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SOS Came Too Late For Goods Train To Stop

An emergency signal was sent to the goods train barely five minutes after the derailment, but it was too late. The goods train driver pulled the brakes, but sheer momentum carried the goods train forward
PTI May 29, 2010 15:26 IST
PTI

An emergency signal was sent to the goods train barely five minutes after the derailment, but it was too late. The goods train driver pulled the brakes, but sheer momentum carried the goods train forward and smashed into the stranded bodies of Gyaneshwari Express, reports Times of India.

It was an uneventful journey for Jnaneswari Express till well past midnight. It left Kharagpur at 12.35 am and chugged past Khemashuli station at 45kmph.

Just before Sardiha, the engine driver apparently heard a “loud noise”. Before he could react, the wheels started slipping off the tracks near the 134/11 post. He pulled the brakes near post number 134/13, but the train rolled for about 150 metres before breaking apart near post 134/17.

Thirteen compartments were thrown off the tracks. While coaches S2 and S3 tilted to a side, S4, S5, S6, S7 and S8 skidded about 70 feet and landed on the opposite track. Barely five minutes later, before the survivors could recover from the shock, an iron ore-laden goods train was heard approaching from the opposite direction.

An emergency signal was sent to the goods  train but it was too late. The driver pulled the brakes but sheer momentum carried it on to the stranded bogies.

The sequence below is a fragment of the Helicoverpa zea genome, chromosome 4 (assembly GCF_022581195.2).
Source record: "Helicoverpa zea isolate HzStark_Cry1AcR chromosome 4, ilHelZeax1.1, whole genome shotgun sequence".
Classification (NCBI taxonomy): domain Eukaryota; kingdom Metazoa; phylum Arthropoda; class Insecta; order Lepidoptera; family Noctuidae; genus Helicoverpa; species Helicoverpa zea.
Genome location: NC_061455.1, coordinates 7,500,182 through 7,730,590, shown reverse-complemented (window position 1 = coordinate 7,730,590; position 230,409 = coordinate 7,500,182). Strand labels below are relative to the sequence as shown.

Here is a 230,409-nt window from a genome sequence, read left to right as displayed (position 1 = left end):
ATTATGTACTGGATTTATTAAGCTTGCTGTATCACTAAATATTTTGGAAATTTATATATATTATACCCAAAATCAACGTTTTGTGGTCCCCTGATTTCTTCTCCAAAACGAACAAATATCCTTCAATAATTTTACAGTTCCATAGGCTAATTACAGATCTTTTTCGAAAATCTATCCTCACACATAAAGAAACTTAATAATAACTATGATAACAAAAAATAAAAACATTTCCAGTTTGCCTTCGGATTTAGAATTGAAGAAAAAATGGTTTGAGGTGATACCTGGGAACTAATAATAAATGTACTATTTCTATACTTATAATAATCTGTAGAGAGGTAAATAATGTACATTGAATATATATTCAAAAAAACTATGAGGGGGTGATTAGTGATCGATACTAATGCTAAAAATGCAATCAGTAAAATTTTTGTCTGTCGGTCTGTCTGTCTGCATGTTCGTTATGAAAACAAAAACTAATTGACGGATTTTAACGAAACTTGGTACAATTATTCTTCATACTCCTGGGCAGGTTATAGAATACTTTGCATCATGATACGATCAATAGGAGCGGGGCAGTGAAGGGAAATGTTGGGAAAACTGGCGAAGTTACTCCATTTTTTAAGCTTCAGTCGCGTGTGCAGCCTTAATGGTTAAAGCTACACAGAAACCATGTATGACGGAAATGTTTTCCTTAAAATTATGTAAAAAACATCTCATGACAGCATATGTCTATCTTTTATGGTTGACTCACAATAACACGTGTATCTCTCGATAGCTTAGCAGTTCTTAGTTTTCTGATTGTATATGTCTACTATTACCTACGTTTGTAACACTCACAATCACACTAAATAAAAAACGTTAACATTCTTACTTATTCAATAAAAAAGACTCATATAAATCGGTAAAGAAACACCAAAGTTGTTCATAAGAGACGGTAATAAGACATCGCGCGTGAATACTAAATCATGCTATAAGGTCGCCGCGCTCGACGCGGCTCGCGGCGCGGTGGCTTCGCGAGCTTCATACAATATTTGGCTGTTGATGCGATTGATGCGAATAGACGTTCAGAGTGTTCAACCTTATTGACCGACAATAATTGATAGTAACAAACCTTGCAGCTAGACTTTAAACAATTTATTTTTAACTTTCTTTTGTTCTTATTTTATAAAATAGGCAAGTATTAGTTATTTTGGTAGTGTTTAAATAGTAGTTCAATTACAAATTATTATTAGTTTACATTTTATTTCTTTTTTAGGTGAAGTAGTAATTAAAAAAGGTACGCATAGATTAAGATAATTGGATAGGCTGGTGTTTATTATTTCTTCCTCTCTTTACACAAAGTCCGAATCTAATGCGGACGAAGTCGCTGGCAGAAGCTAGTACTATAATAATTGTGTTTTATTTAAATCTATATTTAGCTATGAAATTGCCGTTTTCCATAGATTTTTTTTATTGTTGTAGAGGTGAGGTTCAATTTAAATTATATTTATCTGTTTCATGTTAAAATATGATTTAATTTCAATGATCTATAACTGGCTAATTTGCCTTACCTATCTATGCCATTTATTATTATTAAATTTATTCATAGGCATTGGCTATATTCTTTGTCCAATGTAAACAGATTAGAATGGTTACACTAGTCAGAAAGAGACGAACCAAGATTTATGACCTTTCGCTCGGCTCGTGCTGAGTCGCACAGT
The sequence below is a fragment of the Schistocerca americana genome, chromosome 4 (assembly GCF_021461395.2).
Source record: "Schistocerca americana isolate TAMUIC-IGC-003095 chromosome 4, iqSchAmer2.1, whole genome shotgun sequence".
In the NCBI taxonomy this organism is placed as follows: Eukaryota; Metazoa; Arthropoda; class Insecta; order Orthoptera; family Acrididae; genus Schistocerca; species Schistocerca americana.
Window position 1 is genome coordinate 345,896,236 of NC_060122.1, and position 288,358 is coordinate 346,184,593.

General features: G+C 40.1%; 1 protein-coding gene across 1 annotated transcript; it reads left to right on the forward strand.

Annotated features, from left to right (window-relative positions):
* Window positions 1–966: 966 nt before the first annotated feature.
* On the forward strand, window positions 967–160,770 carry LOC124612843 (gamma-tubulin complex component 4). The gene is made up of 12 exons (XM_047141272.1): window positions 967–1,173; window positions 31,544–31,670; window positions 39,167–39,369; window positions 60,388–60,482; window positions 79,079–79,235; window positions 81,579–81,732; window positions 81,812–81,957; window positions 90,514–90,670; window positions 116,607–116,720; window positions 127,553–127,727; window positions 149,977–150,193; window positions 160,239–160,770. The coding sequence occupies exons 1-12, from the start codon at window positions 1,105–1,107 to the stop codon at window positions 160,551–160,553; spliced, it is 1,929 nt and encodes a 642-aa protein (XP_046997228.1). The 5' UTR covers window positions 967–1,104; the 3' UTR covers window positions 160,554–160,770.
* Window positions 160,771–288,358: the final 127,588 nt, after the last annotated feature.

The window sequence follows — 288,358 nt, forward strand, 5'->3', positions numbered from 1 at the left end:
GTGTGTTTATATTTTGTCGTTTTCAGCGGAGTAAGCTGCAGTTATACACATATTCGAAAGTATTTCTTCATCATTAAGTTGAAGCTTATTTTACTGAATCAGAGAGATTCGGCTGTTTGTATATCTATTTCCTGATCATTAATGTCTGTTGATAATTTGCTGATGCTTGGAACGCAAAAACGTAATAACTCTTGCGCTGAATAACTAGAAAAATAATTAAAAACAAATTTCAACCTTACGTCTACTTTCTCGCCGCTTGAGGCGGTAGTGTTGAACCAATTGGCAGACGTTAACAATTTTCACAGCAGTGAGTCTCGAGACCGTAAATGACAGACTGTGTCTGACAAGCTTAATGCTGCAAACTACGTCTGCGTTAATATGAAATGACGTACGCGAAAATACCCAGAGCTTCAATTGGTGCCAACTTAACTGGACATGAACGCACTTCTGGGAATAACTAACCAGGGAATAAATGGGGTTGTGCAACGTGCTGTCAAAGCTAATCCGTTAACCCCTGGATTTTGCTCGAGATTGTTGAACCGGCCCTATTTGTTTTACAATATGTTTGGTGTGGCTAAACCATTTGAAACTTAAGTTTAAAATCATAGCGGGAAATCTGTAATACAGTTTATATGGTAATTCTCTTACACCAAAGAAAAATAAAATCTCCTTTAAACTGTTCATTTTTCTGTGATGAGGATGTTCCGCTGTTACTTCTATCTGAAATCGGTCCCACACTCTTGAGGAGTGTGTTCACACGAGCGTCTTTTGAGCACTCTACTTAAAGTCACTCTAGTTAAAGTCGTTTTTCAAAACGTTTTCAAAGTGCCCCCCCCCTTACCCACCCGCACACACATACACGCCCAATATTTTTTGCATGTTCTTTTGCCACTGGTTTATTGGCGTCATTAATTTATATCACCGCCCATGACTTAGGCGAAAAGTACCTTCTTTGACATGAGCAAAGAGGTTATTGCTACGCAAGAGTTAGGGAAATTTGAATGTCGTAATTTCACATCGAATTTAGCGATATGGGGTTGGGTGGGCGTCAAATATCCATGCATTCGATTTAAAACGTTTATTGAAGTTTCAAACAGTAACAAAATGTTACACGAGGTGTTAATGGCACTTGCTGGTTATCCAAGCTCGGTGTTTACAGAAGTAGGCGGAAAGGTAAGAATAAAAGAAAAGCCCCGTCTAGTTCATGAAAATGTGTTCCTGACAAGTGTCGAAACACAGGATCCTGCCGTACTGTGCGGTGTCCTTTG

One can only imagine the horror of the passengers on coaches S5 and S6 as they saw the train draw near. Both compartments were tossed in the air and crushed like tin cans. There were no survivors.

The Jnaneswari locomotive pilot, B K Das, and assistant pilot T Debangan and the goods train driver Nirbhay Kumar jumped out in the nick of time but Nirbhay's assistant Nilanjan Singh was crushed to death. 

“There was a violent jerk and the lights went off. Everyone was thrown to the floor and the luggage started dropping from the bunks.

The compartment tilted to the right and slammed on the ground. We somehow managed to get out,” said Neelam Saluja, who was travelling with her daughter and husband in another coach. Kharagpur and Jhargram stations were alerted, but rescue efforts took time. It was only at first light that the operation gathered pace.